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Posted by feww on June 17, 2012

Armyworms devour crops at dozens of farms in western and northern New York

The worms were first detected near Lake Erie, and later spread east from Buffalo to the Hudson Valley region before marching north, reports said.

The US Department of Agriculture (USDA) Farm Services Agency (FSA) earlier announced that it can file weather related disaster reports for damage caused by armyworms because they have arrived earlier than expected and in unprecedented numbers due to the unseasonable warm weather this spring.

USDA will declare disaster in areas devastated by the armyworms infestation, when county-wide losses of 30% or more  occurs.

“Michael E. Hunter, field crops educator for Cornell Cooperative Extension of Jefferson County, said the outbreak at farms north of the Black River was caused by another wave of moths that traveled north from Western New York to hatch the destructive worms in hayfields,” said a report.

“I’ve covered thousands of acres and have found army worms in every field,” Mr. Hunter said Friday. Farms in Clayton, Orleans and Alexandria Bay were all infested. “There’s probably a good chance that most people have them right now.”

Four stages of armyworm development. Image Source: NCSU.

Description (Source: NCSU)

  • Adult– The true armyworm moth has grayish-brown forewings, each with a white spot near the center, and grayish-white hind wings. The wingspan averages 38.5 mm.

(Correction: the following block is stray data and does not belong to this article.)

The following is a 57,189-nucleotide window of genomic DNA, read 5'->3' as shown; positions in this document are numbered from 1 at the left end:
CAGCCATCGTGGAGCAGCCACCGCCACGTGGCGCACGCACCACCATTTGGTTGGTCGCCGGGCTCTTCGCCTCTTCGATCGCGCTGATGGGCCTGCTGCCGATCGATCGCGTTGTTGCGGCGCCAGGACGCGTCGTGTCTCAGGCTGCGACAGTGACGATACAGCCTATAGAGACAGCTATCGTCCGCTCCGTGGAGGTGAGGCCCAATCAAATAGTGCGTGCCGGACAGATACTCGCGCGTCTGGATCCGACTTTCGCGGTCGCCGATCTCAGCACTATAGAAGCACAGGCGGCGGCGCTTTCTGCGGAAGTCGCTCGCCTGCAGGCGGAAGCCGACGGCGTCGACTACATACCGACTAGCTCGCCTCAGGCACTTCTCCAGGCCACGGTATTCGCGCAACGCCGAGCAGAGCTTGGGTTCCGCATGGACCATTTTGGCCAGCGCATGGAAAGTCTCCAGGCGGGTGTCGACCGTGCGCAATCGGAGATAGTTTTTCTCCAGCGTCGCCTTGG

• Egg – The minute, greenish-white egg is globular in shape.
  • Larva – The young armyworm is pale green. The mature larva is basically yellowish or brownish-green with a tan or greenish-brown head mottled with darker brown. The smooth, practically hairless body is marked with three dark longitudinal stripes, one along each side and one down the back. A full-grown armyworm is 30 to 35 mm long.
  • Pupa – The reddish-brown 13-mm-long pupa darkens gradually until it is almost black.

Fall armyworm larvae are tan or green to nearly black caterpillars with three yellow hair lines down the back and a wider one on each side. Prominent white markings form an upside down Y on the front of the head readily distinguishing it from other armyworms. Full-grown larvae may attain a length of 1 to 1 1/2 inches. Source: Texas A&M University/ College of Agriculture

Egg mass of the fall armyworm, Spodoptera frugiperda (J.E. Smith). –USDA

Hatching first instar larvae of the fall armyworm, Spodoptera frugiperda (J.E. Smith). –USDA

Cross section of a tunnel showing a pupa of the fall armyworm, Spodoptera frugiperda (J.E. Smith). The Diapetimorpha introita wasp is preparing to lay an egg in the pupal tunnel.  Photograph by: Scott Bauer, USDA [Source: UF]

Fall Armyworm (FAW), Spodoptera frugiperda Smith, grows to about 1½ inches long and is identified by a distinct inverted ‘Y’ on the head. They are called armyworms because they march in endless numbers from one field to another, devouring grasses, everything from hay to wheat.

A battalion of armyworms.

Fall armyworm damage corn cobs. –USDA

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